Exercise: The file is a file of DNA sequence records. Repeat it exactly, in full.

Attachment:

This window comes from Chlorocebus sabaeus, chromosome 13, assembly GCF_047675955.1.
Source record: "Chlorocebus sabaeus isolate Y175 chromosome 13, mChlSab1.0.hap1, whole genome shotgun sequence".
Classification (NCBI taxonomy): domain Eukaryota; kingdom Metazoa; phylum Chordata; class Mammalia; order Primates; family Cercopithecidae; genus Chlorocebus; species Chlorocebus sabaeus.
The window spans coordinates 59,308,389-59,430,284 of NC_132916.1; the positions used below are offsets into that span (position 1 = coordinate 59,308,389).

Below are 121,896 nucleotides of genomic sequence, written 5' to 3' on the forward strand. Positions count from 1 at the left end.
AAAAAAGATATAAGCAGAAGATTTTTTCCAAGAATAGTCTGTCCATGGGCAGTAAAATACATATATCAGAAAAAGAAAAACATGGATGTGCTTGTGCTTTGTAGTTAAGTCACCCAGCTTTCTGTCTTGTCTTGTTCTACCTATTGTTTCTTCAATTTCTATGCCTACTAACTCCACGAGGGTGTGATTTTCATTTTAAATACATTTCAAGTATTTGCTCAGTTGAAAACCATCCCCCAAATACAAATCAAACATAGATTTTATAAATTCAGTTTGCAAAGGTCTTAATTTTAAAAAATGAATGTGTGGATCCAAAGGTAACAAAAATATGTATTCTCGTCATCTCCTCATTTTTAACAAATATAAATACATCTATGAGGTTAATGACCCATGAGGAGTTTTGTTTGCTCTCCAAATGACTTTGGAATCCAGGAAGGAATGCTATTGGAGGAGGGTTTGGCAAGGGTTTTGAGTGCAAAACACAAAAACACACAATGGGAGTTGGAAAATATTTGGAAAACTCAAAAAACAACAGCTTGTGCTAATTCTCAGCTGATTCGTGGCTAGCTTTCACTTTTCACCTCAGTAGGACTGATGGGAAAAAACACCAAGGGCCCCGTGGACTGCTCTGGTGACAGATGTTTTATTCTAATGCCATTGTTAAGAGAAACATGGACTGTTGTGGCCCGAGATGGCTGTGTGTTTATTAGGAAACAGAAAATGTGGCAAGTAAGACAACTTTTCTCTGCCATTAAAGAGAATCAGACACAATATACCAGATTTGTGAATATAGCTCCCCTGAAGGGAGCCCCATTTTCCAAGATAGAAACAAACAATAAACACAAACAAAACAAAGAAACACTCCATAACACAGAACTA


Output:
This window comes from Chlorocebus sabaeus, chromosome 13, assembly GCF_047675955.1.
Source record: "Chlorocebus sabaeus isolate Y175 chromosome 13, mChlSab1.0.hap1, whole genome shotgun sequence".
Classification (NCBI taxonomy): domain Eukaryota; kingdom Metazoa; phylum Chordata; class Mammalia; order Primates; family Cercopithecidae; genus Chlorocebus; species Chlorocebus sabaeus.
The window spans coordinates 59,308,389-59,430,284 of NC_132916.1; the positions used below are offsets into that span (position 1 = coordinate 59,308,389).

Below are 121,896 nucleotides of genomic sequence, written 5' to 3' on the forward strand. Positions count from 1 at the left end.
AAAAAAGATATAAGCAGAAGATTTTTTCCAAGAATAGTCTGTCCATGGGCAGTAAAATACATATATCAGAAAAAGAAAAACATGGATGTGCTTGTGCTTTGTAGTTAAGTCACCCAGCTTTCTGTCTTGTCTTGTTCTACCTATTGTTTCTTCAATTTCTATGCCTACTAACTCCACGAGGGTGTGATTTTCATTTTAAATACATTTCAAGTATTTGCTCAGTTGAAAACCATCCCCCAAATACAAATCAAACATAGATTTTATAAATTCAGTTTGCAAAGGTCTTAATTTTAAAAAATGAATGTGTGGATCCAAAGGTAACAAAAATATGTATTCTCGTCATCTCCTCATTTTTAACAAATATAAATACATCTATGAGGTTAATGACCCATGAGGAGTTTTGTTTGCTCTCCAAATGACTTTGGAATCCAGGAAGGAATGCTATTGGAGGAGGGTTTGGCAAGGGTTTTGAGTGCAAAACACAAAAACACACAATGGGAGTTGGAAAATATTTGGAAAACTCAAAAAACAACAGCTTGTGCTAATTCTCAGCTGATTCGTGGCTAGCTTTCACTTTTCACCTCAGTAGGACTGATGGGAAAAAACACCAAGGGCCCCGTGGACTGCTCTGGTGACAGATGTTTTATTCTAATGCCATTGTTAAGAGAAACATGGACTGTTGTGGCCCGAGATGGCTGTGTGTTTATTAGGAAACAGAAAATGTGGCAAGTAAGACAACTTTTCTCTGCCATTAAAGAGAATCAGACACAATATACCAGATTTGTGAATATAGCTCCCCTGAAGGGAGCCCCATTTTCCAAGATAGAAACAAACAATAAACACAAACAAAACAAAGAAACACTCCATAACACAGAACTA